return cmp(a[1],b[1]) or cmp(a[8],b[8])
data.sort( priceVolume )
for stock, price, date, time, change, opPrc, dHi,  dLo, vol in data:
    print stock, price, date, time, change, volume

We create an empty sequence, data, to which we will append tuples created from splitting each line into fields.


We create file object that will read all the lines of our CSV-format file.


This for loop will set q to each line in the file.


The variable field is created by stripping whitespace from the line, q, breaking it up on the "," boundaries into separate fields, and making the resulting sequence of field values into a tuple.

If the line has the expected nine fields, the tuple of fields is appended to the data sequence. Lines with the wrong number of fields are typically the blank lines at the beginning or end of the file.


To prepare for the sort, we define a comparison function. This will compare fields 1 and 8, price and volume. This relies on the behavior of the or operator: if the comparison of field 1 is equal, the value of cmp will be 0, which is equivalent to False; so field 8 must be compared.


We can then sort the data sequence. The sort function will use our priceVolume function to compare records. This kind of sort is covered in depth in the section called “Advanced List Sorting”.


Once the sequence of data elements is sorted, we can then print a report showing our stocks ranked by price, and for stocks of the same price, ranked by volume. We could expand on this by using the % operator to provide a nicer-looking report format.

Reading "Records"

In languages like C or COBOL a "record" or "struct" that describe the contents of a file. The advantage of a record is that the fields have names instead of numeric positions. In Python, we can acheive the same level of clarity using a dict for each line in the file.

For this, we'll download files from a web-based portfolio manager. This portfolio manager gives us stock information in a file called display.csv. Here is an example.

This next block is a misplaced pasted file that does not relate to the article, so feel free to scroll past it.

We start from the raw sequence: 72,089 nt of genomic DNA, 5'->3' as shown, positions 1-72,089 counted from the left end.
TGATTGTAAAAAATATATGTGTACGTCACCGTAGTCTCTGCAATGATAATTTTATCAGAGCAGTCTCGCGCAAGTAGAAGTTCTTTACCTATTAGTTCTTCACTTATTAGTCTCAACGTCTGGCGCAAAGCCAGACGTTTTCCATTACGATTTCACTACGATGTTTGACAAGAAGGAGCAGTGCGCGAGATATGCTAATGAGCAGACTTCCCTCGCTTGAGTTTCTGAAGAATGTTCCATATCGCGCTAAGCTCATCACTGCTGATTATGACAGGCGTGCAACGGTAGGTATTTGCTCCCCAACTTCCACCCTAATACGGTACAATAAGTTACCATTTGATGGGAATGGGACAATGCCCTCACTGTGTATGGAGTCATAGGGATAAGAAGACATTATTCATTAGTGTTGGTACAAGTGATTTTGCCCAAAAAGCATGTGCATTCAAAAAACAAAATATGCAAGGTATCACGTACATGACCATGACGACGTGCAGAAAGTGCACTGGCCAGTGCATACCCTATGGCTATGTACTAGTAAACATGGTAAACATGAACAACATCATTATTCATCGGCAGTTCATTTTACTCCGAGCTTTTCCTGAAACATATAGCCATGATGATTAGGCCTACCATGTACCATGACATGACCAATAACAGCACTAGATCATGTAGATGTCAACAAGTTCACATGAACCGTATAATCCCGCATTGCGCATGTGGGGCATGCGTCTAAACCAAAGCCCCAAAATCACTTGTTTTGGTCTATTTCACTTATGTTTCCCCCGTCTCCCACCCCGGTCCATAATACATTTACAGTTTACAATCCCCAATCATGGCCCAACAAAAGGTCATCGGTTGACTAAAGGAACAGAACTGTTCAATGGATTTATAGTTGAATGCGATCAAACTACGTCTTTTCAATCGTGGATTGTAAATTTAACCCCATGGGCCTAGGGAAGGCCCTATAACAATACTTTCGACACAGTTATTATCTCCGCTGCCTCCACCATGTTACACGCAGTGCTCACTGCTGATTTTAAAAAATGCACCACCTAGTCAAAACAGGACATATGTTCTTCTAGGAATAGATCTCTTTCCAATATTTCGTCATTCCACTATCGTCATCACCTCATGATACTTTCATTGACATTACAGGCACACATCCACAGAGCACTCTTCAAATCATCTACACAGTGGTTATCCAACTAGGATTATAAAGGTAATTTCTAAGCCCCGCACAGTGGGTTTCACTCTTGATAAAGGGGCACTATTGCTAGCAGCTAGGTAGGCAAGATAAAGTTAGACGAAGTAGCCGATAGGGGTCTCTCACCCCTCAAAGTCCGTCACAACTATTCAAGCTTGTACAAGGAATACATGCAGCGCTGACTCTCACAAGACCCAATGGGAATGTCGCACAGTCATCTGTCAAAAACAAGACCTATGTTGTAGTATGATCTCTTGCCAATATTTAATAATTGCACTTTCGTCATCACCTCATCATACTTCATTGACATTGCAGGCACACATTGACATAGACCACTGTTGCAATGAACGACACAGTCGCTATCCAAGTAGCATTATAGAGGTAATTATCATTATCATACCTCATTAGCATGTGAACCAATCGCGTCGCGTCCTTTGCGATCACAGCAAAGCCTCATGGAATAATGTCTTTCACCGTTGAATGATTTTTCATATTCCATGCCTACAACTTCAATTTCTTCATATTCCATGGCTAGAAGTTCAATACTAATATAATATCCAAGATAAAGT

+/-,Ticker,Price,Price Change,Current Value,Links,# Shares,P/E,Purchase Price,

This file contains a header line that names the data columns, making processing considerably more reliable. We can use the column titles to create a dict for each line of data. By using each data line along with the column titles, we can make our program quite a bit more flexible. This shows a way of handling this kind of well-structured information.

Example 19.4.

quotes=open( "display.csv", "rU" )
titles= ',' )
invest= 0
current= 0
for q in quotes:
    values= q.strip().split( ',' )
    data= dict( zip(titles,values) )
    print data
    invest += float(data["Purchase Price"])*float(data["# Shares"])
    current += float(data["Price"])*float(data["# Shares"])
print invest, current, (current-invest)/invest

We open our portfolio file, display.csv, for reading, creating a file object named quotes.


The first line of input, quotes. next, is the set of column titles. We strip any extraneous whitespace characters from this line, creating a new string. We perform a split ( ',' ) to create a list of individual column title strings. This list is saved in the variable titles.


We also initialize two counters, invest and current to zero. These will accumulate our initial investment and the current value of this portfolio.


We use a for statement to iterate through the remaining lines in quotes file. Each line is assigned to q.


Each stock quote, q, is a string. We use the strip operation to remove excess whitespace characters; the string which is created then performs the split ( ',' ) operation to separate the fields into a list. We assign this list to the variable values.


We create a dict, data; the column titles in the titles list are the keys. The data fields from the current record, in values are used to fill this dict. The built-in zip function is designed for precisely this situation. This function interleaves values from each list to create a new list of tuples. In this case, we will get a sequence of tuples, each tuple will be a value from titles and the corresponding value from values. This list of 2-tuples creates the dict.

Now, we have access to each piece of data using it's proper column tile. The number of shares is in the column titled "# Shares". We can find this information in data["# Shares"].


We perform some simple calculations on each dict. In this case, we convert the purchase price to a number, convert the number of shares to a number and multiply to determine how much we spent on this stock. We accumulate the sum of these products into invest.

We also convert the current price to a number and multiply this by the number of shares to get the current value of this stock. We accumulate the sum of these products into current.


When the loop has terminated, we can write out the two numbers, and compute the percent change.

  Published under the terms of the Open Publication License Design by Interspire